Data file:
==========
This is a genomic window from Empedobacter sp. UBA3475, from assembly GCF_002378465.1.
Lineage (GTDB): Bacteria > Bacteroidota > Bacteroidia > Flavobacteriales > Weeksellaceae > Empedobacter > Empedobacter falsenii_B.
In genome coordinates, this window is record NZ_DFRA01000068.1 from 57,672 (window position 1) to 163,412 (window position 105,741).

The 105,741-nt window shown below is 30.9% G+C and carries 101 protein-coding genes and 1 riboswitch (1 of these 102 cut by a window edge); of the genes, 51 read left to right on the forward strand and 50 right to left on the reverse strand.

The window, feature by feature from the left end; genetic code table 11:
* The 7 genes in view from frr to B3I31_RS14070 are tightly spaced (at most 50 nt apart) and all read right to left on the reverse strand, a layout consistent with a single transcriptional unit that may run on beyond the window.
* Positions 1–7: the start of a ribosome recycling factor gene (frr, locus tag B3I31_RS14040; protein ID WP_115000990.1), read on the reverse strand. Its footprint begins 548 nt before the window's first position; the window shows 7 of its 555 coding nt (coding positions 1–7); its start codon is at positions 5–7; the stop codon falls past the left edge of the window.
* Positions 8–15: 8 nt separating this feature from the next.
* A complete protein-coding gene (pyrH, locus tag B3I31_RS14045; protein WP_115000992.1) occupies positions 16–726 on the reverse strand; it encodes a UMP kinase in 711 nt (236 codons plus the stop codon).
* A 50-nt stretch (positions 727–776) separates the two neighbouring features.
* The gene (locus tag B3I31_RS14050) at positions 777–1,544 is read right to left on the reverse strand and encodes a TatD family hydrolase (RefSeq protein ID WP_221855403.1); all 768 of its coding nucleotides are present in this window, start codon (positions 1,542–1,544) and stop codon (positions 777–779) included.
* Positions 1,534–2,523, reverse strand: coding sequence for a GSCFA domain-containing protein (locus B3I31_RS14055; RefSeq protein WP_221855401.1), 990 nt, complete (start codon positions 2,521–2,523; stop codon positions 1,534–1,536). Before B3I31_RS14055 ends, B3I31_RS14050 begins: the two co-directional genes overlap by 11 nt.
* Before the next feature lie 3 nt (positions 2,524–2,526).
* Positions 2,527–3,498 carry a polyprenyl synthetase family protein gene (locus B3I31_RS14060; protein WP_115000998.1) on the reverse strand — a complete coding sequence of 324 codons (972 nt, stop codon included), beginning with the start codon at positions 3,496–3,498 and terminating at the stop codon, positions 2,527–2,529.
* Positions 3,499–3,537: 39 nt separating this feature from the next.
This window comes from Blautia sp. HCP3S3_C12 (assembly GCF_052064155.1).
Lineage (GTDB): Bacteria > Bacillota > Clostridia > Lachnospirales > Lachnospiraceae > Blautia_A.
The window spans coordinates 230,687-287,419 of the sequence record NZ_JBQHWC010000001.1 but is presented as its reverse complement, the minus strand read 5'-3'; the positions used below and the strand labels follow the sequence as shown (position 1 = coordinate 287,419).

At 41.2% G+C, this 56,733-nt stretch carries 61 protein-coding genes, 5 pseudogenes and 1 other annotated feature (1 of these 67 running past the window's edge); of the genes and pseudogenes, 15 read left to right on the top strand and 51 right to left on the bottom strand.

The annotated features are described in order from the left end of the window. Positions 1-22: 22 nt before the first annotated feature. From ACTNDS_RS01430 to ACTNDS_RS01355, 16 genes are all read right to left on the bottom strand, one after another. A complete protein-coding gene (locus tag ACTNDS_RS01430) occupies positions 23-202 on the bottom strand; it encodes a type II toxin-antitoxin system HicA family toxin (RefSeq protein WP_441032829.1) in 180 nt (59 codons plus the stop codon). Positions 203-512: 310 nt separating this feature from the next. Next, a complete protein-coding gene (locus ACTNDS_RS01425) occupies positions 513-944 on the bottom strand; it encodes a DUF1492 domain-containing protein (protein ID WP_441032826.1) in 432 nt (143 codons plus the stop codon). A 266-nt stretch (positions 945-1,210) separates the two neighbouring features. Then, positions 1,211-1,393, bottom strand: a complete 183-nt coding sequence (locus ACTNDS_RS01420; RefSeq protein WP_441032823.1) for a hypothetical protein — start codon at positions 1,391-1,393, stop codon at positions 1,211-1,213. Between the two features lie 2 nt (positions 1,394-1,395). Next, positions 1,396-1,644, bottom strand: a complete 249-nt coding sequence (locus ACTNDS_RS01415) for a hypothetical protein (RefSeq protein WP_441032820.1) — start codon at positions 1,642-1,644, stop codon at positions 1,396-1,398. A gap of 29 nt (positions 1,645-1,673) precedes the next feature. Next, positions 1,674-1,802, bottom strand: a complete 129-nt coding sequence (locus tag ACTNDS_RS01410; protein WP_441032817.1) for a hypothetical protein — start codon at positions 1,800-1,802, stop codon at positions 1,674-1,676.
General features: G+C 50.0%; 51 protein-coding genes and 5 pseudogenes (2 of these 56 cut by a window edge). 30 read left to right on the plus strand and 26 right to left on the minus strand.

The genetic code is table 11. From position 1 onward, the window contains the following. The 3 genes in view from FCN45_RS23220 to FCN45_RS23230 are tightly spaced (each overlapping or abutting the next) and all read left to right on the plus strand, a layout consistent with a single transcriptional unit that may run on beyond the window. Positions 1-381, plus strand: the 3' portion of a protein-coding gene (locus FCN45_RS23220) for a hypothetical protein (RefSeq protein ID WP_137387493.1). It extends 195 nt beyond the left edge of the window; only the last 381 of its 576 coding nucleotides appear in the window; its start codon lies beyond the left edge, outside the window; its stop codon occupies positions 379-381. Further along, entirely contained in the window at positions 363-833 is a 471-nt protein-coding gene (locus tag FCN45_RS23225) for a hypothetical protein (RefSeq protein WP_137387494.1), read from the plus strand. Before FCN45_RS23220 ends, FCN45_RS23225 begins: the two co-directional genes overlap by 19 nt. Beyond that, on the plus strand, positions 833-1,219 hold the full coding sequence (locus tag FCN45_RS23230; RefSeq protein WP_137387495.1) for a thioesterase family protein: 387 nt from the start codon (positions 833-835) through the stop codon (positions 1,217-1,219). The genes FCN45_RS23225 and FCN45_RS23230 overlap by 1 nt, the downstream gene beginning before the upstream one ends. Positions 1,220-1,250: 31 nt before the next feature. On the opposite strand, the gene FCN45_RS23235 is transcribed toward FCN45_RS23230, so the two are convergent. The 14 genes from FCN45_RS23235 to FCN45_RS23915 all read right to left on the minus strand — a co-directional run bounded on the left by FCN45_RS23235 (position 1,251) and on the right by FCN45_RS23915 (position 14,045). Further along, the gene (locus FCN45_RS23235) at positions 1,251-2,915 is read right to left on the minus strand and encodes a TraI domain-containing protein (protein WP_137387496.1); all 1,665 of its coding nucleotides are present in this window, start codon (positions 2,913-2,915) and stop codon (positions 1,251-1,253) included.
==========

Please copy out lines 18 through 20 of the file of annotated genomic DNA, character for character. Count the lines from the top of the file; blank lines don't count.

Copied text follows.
The window spans coordinates 230,687-287,419 of the sequence record NZ_JBQHWC010000001.1 but is presented as its reverse complement, the minus strand read 5'-3'; the positions used below and the strand labels follow the sequence as shown (position 1 = coordinate 287,419).

At 41.2% G+C, this 56,733-nt stretch carries 61 protein-coding genes, 5 pseudogenes and 1 other annotated feature (1 of these 67 running past the window's edge); of the genes and pseudogenes, 15 read left to right on the top strand and 51 right to left on the bottom strand.

The annotated features are described in order from the left end of the window. Positions 1-22: 22 nt before the first annotated feature. From ACTNDS_RS01430 to ACTNDS_RS01355, 16 genes are all read right to left on the bottom strand, one after another. A complete protein-coding gene (locus tag ACTNDS_RS01430) occupies positions 23-202 on the bottom strand; it encodes a type II toxin-antitoxin system HicA family toxin (RefSeq protein WP_441032829.1) in 180 nt (59 codons plus the stop codon). Positions 203-512: 310 nt separating this feature from the next. Next, a complete protein-coding gene (locus ACTNDS_RS01425) occupies positions 513-944 on the bottom strand; it encodes a DUF1492 domain-containing protein (protein ID WP_441032826.1) in 432 nt (143 codons plus the stop codon). A 266-nt stretch (positions 945-1,210) separates the two neighbouring features. Then, positions 1,211-1,393, bottom strand: a complete 183-nt coding sequence (locus ACTNDS_RS01420; RefSeq protein WP_441032823.1) for a hypothetical protein — start codon at positions 1,391-1,393, stop codon at positions 1,211-1,213. Between the two features lie 2 nt (positions 1,394-1,395). Next, positions 1,396-1,644, bottom strand: a complete 249-nt coding sequence (locus ACTNDS_RS01415) for a hypothetical protein (RefSeq protein WP_441032820.1) — start codon at positions 1,642-1,644, stop codon at positions 1,396-1,398. A gap of 29 nt (positions 1,645-1,673) precedes the next feature. Next, positions 1,674-1,802, bottom strand: a complete 129-nt coding sequence (locus tag ACTNDS_RS01410; protein WP_441032817.1) for a hypothetical protein — start codon at positions 1,800-1,802, stop codon at positions 1,674-1,676.